Compósito magnético de matriz vítrea bioativa para hipertermia
Santana, Geovana Lira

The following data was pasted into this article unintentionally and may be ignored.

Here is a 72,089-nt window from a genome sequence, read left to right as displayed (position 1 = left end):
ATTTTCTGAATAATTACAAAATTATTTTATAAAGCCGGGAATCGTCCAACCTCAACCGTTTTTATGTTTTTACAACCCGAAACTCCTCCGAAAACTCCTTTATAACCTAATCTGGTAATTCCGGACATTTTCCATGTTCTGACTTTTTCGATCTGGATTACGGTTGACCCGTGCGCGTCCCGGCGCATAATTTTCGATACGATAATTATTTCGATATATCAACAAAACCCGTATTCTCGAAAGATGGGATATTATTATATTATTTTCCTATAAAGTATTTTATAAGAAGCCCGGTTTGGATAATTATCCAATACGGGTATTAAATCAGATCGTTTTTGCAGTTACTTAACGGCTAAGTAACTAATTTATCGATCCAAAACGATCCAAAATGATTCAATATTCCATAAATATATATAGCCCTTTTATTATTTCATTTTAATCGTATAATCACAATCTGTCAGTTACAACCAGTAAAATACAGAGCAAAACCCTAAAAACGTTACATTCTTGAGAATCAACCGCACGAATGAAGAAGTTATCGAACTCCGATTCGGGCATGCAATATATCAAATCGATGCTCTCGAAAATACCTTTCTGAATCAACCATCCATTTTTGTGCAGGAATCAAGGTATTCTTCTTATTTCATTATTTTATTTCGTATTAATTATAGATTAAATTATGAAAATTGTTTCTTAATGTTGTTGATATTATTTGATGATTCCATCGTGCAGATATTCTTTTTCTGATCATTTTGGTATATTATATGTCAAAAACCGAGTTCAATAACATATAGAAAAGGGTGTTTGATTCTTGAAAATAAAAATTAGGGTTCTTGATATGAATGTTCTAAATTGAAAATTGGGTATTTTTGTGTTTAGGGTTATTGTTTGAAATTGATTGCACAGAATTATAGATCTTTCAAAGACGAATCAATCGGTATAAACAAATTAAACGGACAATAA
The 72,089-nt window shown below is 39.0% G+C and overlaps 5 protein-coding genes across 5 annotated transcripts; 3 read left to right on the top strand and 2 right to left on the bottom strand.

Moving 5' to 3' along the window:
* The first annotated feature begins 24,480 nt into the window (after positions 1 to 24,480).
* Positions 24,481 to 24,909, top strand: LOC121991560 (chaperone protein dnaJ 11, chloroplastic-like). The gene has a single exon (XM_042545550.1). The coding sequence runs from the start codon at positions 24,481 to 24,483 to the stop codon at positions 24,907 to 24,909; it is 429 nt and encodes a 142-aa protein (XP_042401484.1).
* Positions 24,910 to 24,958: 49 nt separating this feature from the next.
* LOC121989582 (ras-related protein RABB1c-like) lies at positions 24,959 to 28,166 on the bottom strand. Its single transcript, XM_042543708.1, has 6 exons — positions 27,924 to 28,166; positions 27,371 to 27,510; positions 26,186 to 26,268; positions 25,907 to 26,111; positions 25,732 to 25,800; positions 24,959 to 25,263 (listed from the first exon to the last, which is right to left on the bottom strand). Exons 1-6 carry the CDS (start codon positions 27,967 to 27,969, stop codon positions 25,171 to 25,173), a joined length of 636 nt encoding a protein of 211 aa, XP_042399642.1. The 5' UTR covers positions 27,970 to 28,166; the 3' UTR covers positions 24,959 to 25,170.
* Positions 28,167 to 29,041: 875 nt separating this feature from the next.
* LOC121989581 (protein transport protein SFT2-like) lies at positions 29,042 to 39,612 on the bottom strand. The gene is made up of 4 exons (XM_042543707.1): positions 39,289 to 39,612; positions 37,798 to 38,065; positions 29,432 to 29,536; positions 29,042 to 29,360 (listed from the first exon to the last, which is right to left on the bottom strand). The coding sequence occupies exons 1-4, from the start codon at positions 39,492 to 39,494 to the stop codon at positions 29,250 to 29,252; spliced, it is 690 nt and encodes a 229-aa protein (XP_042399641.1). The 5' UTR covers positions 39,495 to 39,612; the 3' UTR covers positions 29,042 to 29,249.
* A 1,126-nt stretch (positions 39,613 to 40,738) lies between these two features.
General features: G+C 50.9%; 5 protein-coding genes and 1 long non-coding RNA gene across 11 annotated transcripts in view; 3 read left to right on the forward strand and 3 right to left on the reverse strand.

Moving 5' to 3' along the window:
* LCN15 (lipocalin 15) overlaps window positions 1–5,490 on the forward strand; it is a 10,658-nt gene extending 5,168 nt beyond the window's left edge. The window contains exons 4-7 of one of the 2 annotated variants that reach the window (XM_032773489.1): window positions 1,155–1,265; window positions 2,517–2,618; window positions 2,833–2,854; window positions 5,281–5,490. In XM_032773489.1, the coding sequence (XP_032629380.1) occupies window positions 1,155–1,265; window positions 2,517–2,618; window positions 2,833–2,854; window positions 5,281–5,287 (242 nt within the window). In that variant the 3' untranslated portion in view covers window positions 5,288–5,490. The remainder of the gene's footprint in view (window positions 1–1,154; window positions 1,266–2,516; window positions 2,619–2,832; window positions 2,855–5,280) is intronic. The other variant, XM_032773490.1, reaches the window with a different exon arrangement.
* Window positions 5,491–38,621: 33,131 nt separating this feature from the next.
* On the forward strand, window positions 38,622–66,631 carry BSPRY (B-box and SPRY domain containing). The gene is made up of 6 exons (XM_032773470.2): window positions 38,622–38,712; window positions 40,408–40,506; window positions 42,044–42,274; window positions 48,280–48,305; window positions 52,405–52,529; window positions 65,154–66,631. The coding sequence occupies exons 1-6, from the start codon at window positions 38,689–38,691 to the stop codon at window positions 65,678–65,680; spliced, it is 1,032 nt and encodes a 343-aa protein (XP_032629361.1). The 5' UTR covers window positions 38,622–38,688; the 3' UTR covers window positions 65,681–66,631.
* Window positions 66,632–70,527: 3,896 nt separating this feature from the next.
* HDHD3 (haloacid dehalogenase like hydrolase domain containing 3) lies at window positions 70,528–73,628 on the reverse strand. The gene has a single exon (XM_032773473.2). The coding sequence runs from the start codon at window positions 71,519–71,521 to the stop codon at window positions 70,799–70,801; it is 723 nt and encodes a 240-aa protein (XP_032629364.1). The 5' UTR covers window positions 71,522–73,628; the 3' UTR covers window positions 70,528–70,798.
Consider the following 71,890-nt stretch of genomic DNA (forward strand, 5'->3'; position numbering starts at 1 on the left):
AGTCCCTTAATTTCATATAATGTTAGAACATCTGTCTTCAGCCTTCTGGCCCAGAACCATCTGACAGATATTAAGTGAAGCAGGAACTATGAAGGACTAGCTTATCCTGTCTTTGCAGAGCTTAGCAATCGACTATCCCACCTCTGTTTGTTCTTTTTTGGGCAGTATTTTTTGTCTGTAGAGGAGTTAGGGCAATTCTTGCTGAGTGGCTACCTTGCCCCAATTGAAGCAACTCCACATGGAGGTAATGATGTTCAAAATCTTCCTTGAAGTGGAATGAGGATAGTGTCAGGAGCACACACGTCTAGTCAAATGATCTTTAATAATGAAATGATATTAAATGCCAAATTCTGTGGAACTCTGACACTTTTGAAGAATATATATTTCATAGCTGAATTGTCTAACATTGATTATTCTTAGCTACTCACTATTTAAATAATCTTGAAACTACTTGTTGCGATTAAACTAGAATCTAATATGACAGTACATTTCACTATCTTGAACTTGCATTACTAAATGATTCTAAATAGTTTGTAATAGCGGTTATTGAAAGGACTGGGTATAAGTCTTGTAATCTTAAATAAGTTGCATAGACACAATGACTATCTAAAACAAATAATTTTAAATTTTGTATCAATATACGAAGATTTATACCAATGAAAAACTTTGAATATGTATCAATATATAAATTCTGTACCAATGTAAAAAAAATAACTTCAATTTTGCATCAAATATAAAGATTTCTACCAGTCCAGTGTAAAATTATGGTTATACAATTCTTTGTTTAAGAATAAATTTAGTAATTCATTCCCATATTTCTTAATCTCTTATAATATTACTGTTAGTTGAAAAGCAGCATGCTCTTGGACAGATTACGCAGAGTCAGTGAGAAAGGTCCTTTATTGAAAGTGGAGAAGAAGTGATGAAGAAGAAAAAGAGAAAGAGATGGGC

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Bone cancer is a rare type of neoplasm, but with high rates of new cases annually. With several therapies available for this pathology, a controlled hyperthermia technique is promising. This technique uses the response of a magnetic material to an external magnetic field to generate heat and increase the temperature of the tumor cells, destroying the tumor without killing the neighboring healthy cells. Among the materials used, highlighted as superparamagnetic and ferromagnetic nanoparticles of magnetite. However, magnetite has a high Curie temperature (Tc ~ 580 °C) and its use, it is required a rigorous external temperature control to avoid the local superheating. For this case, a strontium-doped lanthanum manganite (LSM20) has properties capable of replacing magnetite and it shows a Tc within the range of technical application (42-45 °C) being able to self-regulate the temperature. In the present work, we seek to develop a magnetic and bioactive composite with properties capable of being used in bone cancer hyperthermia. The bioactive glass F18 formed a glass matrix with the incorporation of different LSM20 concentrations (5, 10, 20, and 30% by weight). Then, the composites were characterized by magnetic behavior and bioactivity. The results indicate the heating of biocomposites in response to an external magnetic field for all studied compositions, especially those containing 20% and 30% of LSM20, which obtains a temperature increase until close to Tc. Although the presence of LSM20 delayed starting the formation of hydroxycarbonate apatite (HCA), the composites showed bioactive behavior with the creation of HCA in up to 7 days. These magnetic properties and bioactivity of the composites become of great potential for the bone cancer treatment by hyperthermia due to the possible heating control from the stoichiometry of the LSM phase, in the same time, which can keep the magnetic particles fixed to the treatment site through the biocompatibility of the F18 bioactive glass matrix with bone tissue.
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